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To change a catalyst’s electrochemical properties, just ‘shuffle’

A standard deck of playing cards will feature the same individual cards, no matter how much you shuffle it. But the card on top – along with the arrangement of the other 51 cards – is likely to change each time you shuffle.

A research group led by Jin Suntivich, assistant professor and David Croll Sesquicentennial Faculty Fellow in the Department of Materials Science and Engineering (MSE), had an unexpected finding when it controllably “shuffled” the top layer of a well-known catalyst.

Manganese oxide (lanthanum-strontium-manganese oxide) catalyzes oxygen reduction reaction (ORR), a vital process for electrochemical energy technologies. And as Suntivich and his group found, the atomic arrangement of the four components makes a huge difference.

They found that placing the highly reactive strontium just below the surface of the material optimizes ORR catalysis, even more so than by putting it on the surface, where it can cause an unwanted side reaction that actually hinders catalysis.

“The bulk material is nominally identical, but by changing just the organization of these materials, you see that the chemical properties changed,” said John Eom, doctoral student in the Suntivich lab and first author of “Tailoring Manganese Oxide with Atomic Precision to Increase Surface Site Availability for Oxygen Reduction Catalysis,” which published Oct. 2 in Nature Communications.

Also contributing was Darrell Schlom, the Herbert Fisk Johnson Professor of Industrial Chemistry in MSE, and Ding-Yuan Kuo, doctoral student in MSE.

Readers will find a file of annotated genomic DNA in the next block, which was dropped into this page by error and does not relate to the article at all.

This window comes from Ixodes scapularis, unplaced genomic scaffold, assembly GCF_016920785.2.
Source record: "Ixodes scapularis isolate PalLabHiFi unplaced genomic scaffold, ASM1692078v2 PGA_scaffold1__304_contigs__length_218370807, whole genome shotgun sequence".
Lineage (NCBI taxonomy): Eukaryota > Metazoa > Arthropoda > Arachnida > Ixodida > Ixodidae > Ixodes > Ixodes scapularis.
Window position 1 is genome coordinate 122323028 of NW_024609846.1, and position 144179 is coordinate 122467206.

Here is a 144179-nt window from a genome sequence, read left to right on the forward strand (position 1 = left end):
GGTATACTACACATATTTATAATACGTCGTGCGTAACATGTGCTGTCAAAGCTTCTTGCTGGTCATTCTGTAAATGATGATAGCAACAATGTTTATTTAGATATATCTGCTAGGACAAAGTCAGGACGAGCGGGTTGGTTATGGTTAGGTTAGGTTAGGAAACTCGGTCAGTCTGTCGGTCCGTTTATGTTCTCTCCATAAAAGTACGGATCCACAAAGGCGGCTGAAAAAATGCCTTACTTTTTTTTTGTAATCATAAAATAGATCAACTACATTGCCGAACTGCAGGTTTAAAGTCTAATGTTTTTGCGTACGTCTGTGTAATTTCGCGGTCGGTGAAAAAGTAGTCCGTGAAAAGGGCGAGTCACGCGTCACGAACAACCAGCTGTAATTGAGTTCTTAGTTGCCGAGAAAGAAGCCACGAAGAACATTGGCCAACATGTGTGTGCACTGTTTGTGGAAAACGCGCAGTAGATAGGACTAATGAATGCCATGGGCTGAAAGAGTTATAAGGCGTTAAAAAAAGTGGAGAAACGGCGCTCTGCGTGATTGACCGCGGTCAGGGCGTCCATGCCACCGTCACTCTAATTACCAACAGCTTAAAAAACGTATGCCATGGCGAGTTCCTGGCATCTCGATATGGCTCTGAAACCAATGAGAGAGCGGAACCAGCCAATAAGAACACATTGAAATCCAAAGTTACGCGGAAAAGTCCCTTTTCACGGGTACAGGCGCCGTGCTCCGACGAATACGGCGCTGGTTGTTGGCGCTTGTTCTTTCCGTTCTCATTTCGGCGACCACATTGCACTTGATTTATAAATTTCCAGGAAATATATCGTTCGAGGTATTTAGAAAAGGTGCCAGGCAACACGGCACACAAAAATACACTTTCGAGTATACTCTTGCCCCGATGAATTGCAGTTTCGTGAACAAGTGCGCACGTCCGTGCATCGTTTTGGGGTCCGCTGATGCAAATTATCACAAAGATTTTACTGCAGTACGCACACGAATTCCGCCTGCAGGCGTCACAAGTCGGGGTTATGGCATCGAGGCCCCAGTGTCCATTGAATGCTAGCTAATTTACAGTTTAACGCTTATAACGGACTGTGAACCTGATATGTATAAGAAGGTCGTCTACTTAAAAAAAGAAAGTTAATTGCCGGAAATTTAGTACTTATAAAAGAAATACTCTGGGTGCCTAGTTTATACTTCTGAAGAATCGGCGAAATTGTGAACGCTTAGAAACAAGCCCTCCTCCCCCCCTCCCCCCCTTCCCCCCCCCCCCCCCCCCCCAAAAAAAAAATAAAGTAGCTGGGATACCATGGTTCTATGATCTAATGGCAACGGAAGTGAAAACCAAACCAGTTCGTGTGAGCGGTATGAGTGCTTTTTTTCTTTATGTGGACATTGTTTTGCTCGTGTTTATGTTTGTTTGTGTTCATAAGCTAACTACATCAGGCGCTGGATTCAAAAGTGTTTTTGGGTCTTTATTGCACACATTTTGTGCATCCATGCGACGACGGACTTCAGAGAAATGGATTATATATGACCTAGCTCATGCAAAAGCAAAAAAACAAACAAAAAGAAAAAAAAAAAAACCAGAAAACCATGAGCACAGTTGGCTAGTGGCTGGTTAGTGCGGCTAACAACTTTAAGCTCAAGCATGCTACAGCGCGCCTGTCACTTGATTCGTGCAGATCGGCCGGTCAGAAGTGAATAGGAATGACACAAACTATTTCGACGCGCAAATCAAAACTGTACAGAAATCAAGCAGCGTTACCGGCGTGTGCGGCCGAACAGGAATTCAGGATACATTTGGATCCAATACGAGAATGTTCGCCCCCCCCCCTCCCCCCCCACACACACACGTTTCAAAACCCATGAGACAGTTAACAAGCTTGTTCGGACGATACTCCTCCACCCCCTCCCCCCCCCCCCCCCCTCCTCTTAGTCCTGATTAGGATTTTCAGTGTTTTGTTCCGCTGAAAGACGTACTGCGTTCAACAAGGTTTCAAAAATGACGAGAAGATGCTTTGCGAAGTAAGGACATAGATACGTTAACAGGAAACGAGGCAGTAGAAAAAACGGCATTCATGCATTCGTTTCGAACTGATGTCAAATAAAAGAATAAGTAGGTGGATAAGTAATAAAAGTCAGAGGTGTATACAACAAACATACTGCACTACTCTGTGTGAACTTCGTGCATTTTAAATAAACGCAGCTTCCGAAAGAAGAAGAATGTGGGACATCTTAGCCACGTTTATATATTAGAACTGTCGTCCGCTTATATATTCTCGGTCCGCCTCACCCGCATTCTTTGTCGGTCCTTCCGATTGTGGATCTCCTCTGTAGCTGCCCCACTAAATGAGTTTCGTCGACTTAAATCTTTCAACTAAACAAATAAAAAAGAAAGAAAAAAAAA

Oxygen reduction is a fundamental reaction related to energy conversion, but the mechanism of the ORR on metal surfaces is not well understood. The Suntivich lab focuses primarily on identifying design strategies based on optics and electronic structure engineering to discover new materials and devices for sustainable energy and environmental technologies.

Traditionally in the pursuit of new catalysts, researchers will vary the bulk composition or structure, but the placement of each component is often left to chance and doesn’t take into account how the location of the placement affects the material’s property.

By structuring the bulk material with thin films of each of the four components, using a process known as molecular beam epitaxy – a specialty of the Schlom lab – the team was able to precisely control the properties of catalyst while keeping its makeup the same.

“What we found is that if you take the same material, but just layer it differently, you get a catalyst with different properties,” said Suntivich, a member of the Kavli Institute at Cornell for Nanoscale Science, as is Schlom. “Think of a deck of cards: If you take a card from the top and put it on the bottom, you still have the same deck of cards, but how they’re dealt is different.

“That was what we found with this material,” he said, “but the question was, why?”

The research team first built the material without strontium, then placed the strontium gradually closer to the surface of the material. They found that by placing it just below the surface, ORR catalysis was superior compared to when it was placed at the surface.

“That’s when we realized that there must be another chemistry happening with the strontium at the surface,’” Suntivich said.

That other effect: Strontium at the surface can react with ambient air to create strontium oxide, which is detrimental to oxygen reduction catalysis.

The ability to tailor this catalyst at the atomic scale – “painting” thin films of each component in a precise way – could open up a whole new way of thinking about catalyst design, Suntivich said.

“Maybe catalysts that we once thought of as bad may behave differently if we can apply this approach,” he said. “This could provide new design variables, which gives you greater ability to tailor and fine-tune the material.”

Researchers from Stanford University, Drexel University and the Advanced Light Source at Berkeley National Laboratory in Berkeley, California also contributed.

Support for this work came from the U.S. Department of Energy Office of Basic Science. The researchers made use of the Cornell Center for Materials Research, which is supported by the National Science Foundation, and the Cornell NanoScale Science and Technology Facility.

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Jeff Tyson